Did you know that lace window curtains were a sign of prosperity among Irish immigrants? Even on the frontier when houses where dwellings were rough hewn, a woman hung lace curtains in the window if she was able. You know, it's the little things. :)

Lace
Photo by Jessica


Sep 12, 2011

The Irish Organizations in America


When the 18th century Irish settled in America, it wasn’t long before they formed organizations to aid those who came after them. The first organization (that was recorded) was called the Charitable Irish Society and was formed on St. Patrick’s Day in 1737 in Boston. Their purpose was two fold: First: to cultivate a spirit of unity and harmony among all resident Irish and their descendants in the Massachusetts Colony and to advocate socially and morally the interests of the Irish people and their cultural heritage. Second: to alleviate suffering, and to aid such of its members or other worthy recipients as by the vicissitudes of fortune might be deserving of its charity. (From: http://www.charitableirishsociety.org/ )

Soon to follow was the Ancient and Most Benevolent Order of the Friendly Brothers of Saint Patrick founded in New York in 1767 and the Society of the Friendly Sons of St. Patrick for the Relief of Emigrants from Ireland founded in 1771 in Philadelphia. http://www.friendlysons.com/

An interesting thing to note is that these early organizations did not discriminate according to religious affiliation. In fact, these particular groups still don't. According to the Friendly Son's web site: The Society has always been non-denominational, welcoming  members from all religious backgrounds. Citizens of the United States of Irish lineage, over eighteen years of age and of good moral character are eligible for membership. (It is an organization for men only, however.)

There are many charitable groups based on heritage, and some are Protestant and some Catholic, so that surprised me to discover that this idea was not originally sectarian. I did, however, discover in my research that some of the charity groups for immigrants that were run by the church offered help to anyone, whether they attended the group's church of choice or another one.

Does anyone else find that interesting given Irish history?


Sep 7, 2011

Have You Seen a Hiking Cairn?

Cairn
Photo byoo_x
Cairns are piles of stones and sometimes used to mark a trail, or in some cases just to mark the fact that someone passed by. In ancient times Celtic Christians took pilgrimages and sometimes marked them in this fashion.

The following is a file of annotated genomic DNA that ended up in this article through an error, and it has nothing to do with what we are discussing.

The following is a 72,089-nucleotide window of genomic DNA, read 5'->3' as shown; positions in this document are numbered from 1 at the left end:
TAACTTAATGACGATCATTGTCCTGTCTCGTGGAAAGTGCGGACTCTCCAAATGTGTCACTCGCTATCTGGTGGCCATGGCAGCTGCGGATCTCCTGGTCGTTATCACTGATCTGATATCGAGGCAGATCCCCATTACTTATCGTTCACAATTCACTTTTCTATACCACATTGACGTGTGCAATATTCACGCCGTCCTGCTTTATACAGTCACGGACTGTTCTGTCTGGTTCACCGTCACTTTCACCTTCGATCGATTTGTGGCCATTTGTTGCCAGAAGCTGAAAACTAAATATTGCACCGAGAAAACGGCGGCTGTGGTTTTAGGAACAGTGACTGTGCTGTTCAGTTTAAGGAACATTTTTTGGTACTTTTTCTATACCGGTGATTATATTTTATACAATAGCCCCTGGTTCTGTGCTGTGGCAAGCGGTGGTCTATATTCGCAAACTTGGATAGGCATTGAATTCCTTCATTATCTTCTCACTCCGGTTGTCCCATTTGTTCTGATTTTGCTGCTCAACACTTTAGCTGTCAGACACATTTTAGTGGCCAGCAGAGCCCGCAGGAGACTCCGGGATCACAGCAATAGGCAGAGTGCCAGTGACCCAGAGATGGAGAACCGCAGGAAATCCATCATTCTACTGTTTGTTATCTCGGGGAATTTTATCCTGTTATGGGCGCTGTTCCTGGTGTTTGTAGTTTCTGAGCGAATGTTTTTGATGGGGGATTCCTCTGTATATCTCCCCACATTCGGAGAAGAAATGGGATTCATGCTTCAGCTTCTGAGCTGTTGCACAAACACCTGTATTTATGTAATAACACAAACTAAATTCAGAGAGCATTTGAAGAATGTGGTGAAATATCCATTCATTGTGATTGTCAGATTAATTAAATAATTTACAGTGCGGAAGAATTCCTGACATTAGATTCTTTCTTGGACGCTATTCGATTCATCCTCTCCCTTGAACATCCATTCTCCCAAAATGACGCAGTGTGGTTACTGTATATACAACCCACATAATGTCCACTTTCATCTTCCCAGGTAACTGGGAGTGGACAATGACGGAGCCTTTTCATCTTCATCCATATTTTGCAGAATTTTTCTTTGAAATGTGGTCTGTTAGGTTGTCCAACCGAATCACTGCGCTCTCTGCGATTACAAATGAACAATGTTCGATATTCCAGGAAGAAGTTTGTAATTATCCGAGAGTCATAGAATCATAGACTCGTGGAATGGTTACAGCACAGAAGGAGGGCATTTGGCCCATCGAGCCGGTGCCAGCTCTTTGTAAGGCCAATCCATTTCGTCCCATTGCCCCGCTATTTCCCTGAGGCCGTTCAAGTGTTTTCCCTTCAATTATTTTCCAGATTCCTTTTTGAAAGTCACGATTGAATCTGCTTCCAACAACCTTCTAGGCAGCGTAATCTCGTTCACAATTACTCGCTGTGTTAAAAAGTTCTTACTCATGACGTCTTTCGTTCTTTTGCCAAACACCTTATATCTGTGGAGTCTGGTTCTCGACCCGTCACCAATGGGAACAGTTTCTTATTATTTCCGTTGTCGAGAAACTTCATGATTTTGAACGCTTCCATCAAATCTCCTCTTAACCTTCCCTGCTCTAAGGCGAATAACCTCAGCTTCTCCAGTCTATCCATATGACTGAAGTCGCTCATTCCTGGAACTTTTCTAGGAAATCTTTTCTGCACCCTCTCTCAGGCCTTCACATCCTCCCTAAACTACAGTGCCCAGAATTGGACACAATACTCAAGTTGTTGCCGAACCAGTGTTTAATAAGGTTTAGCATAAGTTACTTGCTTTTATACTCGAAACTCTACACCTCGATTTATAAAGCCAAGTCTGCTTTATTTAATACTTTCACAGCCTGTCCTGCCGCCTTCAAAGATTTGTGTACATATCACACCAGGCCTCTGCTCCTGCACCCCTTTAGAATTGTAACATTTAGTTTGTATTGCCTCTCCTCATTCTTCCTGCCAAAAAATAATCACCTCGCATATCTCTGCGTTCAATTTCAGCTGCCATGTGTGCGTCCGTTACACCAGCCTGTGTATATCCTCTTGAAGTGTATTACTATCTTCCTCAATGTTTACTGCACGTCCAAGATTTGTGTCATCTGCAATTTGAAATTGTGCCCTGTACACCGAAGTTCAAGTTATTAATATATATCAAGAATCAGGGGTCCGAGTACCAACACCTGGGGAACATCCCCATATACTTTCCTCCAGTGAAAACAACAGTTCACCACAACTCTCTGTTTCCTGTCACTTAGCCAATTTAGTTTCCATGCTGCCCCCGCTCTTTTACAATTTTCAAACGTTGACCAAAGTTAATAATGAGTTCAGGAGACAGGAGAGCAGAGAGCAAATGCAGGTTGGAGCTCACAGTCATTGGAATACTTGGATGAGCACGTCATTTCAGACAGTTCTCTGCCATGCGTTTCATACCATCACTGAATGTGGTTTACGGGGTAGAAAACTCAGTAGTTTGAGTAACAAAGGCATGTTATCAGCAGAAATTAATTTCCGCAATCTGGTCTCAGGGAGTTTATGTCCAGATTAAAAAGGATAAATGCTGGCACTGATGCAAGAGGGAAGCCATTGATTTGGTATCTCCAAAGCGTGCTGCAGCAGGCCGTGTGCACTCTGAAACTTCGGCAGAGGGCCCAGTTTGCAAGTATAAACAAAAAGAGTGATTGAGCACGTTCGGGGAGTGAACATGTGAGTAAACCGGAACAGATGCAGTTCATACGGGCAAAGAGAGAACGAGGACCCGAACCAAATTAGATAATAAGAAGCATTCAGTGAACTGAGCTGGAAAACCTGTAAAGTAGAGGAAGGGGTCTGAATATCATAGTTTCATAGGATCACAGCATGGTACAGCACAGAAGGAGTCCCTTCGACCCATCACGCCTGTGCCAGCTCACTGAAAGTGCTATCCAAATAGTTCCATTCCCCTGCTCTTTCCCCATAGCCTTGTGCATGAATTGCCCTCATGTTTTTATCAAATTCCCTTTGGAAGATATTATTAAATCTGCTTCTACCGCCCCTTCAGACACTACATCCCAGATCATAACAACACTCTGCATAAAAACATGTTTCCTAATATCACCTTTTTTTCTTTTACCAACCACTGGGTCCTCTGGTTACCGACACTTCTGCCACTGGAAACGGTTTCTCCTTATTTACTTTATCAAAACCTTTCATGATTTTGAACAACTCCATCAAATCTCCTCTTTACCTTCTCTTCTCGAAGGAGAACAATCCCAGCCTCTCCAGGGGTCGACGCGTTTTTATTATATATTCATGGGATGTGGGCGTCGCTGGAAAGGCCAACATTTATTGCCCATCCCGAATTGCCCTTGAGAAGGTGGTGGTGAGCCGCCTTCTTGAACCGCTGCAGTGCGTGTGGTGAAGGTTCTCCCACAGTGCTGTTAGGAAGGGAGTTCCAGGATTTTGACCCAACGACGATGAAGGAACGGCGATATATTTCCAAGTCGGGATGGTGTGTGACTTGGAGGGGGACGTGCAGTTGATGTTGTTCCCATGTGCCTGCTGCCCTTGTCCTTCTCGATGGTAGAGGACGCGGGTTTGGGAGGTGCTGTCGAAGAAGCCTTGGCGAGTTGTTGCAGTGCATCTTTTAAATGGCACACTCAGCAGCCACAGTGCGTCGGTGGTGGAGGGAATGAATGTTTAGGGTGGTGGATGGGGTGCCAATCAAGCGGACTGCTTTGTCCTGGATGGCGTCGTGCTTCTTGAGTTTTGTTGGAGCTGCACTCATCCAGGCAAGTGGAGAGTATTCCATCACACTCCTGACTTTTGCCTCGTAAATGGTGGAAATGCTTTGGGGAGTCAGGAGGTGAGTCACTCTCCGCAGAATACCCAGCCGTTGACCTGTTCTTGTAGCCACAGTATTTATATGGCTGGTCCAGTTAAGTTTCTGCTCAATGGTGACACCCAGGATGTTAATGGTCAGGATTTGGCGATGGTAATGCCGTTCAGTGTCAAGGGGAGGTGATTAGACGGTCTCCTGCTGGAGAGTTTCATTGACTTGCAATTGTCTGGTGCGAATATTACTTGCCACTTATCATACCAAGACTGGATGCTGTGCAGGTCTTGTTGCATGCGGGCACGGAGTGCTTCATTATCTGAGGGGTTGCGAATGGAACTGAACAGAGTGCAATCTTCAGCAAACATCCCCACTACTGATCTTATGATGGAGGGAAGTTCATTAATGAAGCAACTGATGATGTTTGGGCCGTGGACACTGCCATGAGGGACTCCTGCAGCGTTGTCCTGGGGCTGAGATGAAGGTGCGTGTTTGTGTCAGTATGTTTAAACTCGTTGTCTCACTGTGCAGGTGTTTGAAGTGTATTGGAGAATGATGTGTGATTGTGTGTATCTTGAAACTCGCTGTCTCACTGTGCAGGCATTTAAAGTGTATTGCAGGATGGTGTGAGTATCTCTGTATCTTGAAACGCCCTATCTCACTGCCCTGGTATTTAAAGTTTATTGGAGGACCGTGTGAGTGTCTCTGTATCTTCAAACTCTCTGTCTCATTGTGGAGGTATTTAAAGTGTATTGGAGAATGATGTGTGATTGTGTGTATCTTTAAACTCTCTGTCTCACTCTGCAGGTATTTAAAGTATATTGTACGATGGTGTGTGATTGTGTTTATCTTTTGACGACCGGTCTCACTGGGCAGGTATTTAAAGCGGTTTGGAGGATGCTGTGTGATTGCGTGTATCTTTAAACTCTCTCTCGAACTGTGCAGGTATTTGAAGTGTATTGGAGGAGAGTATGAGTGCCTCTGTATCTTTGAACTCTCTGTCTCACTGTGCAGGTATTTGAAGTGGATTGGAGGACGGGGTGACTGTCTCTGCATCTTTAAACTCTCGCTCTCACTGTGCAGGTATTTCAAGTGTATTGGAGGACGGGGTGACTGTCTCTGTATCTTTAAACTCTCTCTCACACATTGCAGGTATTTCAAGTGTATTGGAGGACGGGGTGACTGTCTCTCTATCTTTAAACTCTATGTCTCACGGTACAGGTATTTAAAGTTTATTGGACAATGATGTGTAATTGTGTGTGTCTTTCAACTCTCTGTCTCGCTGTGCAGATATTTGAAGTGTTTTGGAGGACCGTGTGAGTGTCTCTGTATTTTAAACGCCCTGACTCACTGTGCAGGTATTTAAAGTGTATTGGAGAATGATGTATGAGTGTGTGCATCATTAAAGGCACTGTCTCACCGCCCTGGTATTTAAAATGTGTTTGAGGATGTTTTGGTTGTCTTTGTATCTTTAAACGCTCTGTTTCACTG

Does this remind anyone else of the Old Testament fathers who built altars of stone?

Like Moses:
He got up early the next morning and built an altar at the foot of the mountain and set up twelve stone pillars representing the twelve tribes of Israel. (from Exodus 24)

Wherever something significant happened, they built an altar from stones. Maybe this is where the Irish Christian pilgrims got the idea. But then again, pre-Christian Celts built stone cairns as well.

It's something to think about the next time you are on a hiking trail and add a stone to a pile you see. What journey are you on and how will you mark your encounter with your Maker? You might not use a physical marker but everyone has turning points. What do you think?

Sep 5, 2011

Happy Labor Day From The Carmina Gadelica

First Seeds Planted - Spinach Likes it Cool
May God bless your labor!


I will go out to sow the seed,
In name of Him who gave it growth;
I will place my front in the wind,
And throw a gracious handful on high.
Should a grain fall on a bare rock,
It shall have no soil in which to grow;
As much as falls into the earth,
The dew will make it to be full.
~From the Carmina Gadelica, THE CONSECRATION OF THE SEED

Sep 2, 2011

New Facebook Group

Are you on Facebook? I've just started a new Facebook group called Celtic Voices. Here on the blog you can read my thoughts and my discoveries on my Celtic Christian journey. But on the Facebook group my hope is that we can all connect together. My plan is to post a question or two every Friday at least to get the discussion going.

It would be great if people share links, books, scripture--anything that has helped them along their life journey. Please tell your friends! Either search for "Celtic Voices" on Facebook or if we are Facebook friends I can add you at your request. Just let me know.

I look forward to seeing you all over there as well as here.
Blessings!